"I guess I'd make such a fuss with that child and sit with her nights!" Calista thought, her prominent hazel eyes following in rather a catlike fashion. They followed in the same way more than once during the next few weeks. She would brush the little girl's hair when Hannah was busy, or call her to a meal, but at other times she passed her by. At first Mary was inclined to pursue the pretty stranger, and on the second evening she ran up to her to show the results of the egg-hunting, but she never did it again.
She was the only one whom Calista failed to please. The neighbors who came to visit soon returned, and on Saturday night there were three carriages at the gate and three young men in the parlor. Conrad did not pay much attention to her, but one day he told her that one of her admirers was "not such a man that you ought to go riding with," and she said: "All right. It was two asked me to go to-night. I take the other one." She went through the work singing, and Hannah sat on the porch more than usual, and began to wonder how she had gotten on so long alone.
Calista had been there only a few weeks when Hannah said at supper one evening: "I guess I go to see your aunt Sarah, Conrad. It's six years since I went. I couldn't leave the work before, but now Calista gets along so good I can go a little."
"Just do it," said Calista, heartily. "Mary and I can keep house."
The child smiled and made a timid movement.
"All right," Conrad said. "I take you to the stage any time."
Mary cried when Hannah went, and the old woman was distressed. "I feel bad to leave her," she said. "I would take her along if I had time to get her ready."
"Ach, go on!" Calista said, laughing. "There is Conrad now with the team. Mary will have good times. She can stem the cherries this morning." She picked up the little girl and held her out to kiss her aunt. "Don't you worry," she called, as the carriage started.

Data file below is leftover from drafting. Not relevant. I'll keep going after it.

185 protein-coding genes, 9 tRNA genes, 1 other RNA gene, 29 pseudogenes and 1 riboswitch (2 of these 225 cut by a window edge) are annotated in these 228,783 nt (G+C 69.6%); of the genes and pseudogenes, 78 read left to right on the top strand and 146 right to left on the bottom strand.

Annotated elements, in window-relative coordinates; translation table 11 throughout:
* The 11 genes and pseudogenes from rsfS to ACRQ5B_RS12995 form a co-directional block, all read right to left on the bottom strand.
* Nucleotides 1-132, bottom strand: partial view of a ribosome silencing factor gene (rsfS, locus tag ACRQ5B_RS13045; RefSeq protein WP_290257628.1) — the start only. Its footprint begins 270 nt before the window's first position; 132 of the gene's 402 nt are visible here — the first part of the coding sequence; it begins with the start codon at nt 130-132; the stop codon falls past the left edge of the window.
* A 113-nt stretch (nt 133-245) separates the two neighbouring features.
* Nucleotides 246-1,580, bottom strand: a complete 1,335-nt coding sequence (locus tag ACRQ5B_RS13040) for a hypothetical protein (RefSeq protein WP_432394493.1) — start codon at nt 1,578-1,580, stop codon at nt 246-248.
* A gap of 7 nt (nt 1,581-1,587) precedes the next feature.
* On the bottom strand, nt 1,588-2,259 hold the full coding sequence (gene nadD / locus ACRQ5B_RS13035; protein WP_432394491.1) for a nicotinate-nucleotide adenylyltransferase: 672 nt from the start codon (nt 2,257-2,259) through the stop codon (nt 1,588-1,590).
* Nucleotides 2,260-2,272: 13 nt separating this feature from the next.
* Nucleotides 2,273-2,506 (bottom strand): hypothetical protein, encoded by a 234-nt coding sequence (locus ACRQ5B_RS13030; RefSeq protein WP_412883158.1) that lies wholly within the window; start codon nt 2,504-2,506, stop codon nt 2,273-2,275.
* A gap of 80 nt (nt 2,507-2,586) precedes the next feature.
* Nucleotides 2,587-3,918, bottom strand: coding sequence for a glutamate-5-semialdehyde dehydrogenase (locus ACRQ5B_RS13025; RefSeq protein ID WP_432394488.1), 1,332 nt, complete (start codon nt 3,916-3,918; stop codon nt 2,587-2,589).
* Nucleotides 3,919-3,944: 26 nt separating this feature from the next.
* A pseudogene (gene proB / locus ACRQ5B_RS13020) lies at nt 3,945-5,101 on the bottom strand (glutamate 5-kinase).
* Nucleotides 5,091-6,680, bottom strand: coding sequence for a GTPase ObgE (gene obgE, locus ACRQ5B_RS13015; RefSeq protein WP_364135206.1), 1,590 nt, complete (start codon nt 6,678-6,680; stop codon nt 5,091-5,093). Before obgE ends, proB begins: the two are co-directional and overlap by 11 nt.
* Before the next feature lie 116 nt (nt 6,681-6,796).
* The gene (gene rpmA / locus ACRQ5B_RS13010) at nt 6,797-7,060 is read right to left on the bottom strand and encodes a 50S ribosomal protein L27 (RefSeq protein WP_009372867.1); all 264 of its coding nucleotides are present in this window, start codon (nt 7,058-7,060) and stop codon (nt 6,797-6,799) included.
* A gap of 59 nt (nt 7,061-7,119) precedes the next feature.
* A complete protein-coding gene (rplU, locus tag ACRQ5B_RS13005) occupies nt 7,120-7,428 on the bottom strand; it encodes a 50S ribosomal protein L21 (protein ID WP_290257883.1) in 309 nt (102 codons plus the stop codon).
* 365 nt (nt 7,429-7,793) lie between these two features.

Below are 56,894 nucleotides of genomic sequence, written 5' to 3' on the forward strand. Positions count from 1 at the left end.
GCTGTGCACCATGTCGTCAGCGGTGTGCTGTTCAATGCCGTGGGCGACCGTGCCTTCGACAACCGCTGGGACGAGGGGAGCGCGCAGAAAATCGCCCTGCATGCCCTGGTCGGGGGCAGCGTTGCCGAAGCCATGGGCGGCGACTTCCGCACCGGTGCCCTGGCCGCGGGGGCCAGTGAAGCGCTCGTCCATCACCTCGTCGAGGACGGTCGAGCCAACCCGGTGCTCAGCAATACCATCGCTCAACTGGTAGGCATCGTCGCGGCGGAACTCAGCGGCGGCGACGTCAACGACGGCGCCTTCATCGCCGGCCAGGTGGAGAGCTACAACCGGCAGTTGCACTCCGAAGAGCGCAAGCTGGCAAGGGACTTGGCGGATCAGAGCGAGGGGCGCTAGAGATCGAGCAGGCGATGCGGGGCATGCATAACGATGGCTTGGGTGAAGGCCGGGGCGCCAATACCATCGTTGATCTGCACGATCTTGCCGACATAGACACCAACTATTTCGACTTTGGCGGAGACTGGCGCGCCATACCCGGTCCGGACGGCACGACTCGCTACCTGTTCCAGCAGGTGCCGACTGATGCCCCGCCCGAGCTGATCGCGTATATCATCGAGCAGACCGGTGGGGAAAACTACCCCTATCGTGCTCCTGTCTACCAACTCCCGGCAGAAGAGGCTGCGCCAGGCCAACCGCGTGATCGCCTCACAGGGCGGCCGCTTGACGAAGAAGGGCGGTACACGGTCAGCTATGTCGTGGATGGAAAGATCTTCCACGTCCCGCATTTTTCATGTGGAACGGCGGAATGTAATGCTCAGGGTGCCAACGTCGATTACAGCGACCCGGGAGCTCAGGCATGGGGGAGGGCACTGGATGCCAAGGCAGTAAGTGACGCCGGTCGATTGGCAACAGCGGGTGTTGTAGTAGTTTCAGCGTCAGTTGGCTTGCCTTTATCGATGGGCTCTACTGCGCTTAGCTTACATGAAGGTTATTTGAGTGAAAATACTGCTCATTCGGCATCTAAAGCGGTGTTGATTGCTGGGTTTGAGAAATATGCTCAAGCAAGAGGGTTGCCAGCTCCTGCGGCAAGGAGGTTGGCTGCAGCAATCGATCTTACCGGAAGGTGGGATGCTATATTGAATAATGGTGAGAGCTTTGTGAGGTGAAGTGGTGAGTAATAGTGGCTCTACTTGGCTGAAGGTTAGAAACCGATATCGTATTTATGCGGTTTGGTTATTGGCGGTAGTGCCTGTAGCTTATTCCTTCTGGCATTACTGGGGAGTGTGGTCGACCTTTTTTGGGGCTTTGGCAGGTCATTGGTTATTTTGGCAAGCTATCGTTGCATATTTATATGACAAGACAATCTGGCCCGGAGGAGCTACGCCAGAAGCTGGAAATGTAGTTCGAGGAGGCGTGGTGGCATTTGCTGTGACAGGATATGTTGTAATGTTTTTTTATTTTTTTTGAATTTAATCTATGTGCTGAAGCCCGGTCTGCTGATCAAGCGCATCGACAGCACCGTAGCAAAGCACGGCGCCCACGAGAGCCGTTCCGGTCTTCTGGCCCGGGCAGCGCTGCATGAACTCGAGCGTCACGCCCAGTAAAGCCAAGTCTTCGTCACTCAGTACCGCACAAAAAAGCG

She came out on the back porch presently with a large basket of ox-hearts.
"Now let's see how smart you can be," she said. "Sit down on the step and I put the basket beside you. Pick them clean." Mary looked rather frightened at the size of the task, but she set to work. She stemmed and stemmed until her hands were sticky and her fingers ached. A thick yellow sunbeam came crawling to her feet; the flies buzzed, diving through the air as though it were heavy; the cat beside her slept and woke. It seemed to the child that she had always been in that spot and that there would never be anything but a hot morning and piles of shining cherries. She was looking toward the orchard where her swing hung empty when Calista hurried by the door. "Have you done them all?" she called. "Not? Well, then you finish them quick."
The cherries lasted until dinner-time, and when that was over Mary climbed on her father's bed and slept all afternoon. When she came out the first thing she saw was the egg-basket piled full. "If you want to go along for eggs you ought to be here when I am ready," said Calista.
The little creature made no noise, but her father looked at her hard as he sat down to supper. "What's the matter?" he asked.
She did not answer, and Calista said, "Oh--!" with the peculiar German inflection of contemptuous patience. Conrad said no more.
After supper Mary wandered out, and her aunt had to call her several times. "Where were you?" she asked.
"Down there." The child pointed to the orchard. "A lady was there."
Calista went to the edge of the porch and shaded her eyes. "I don't see her," she said. "Who was she?"
"I don't know."
"Did you never see her before?"
"What did she look like?"
Mary thought hard, with the puzzled face of one who lacks words and comparisons to convey an image that is clear enough. Calista walked a little way into the orchard, then she looked up and down the road.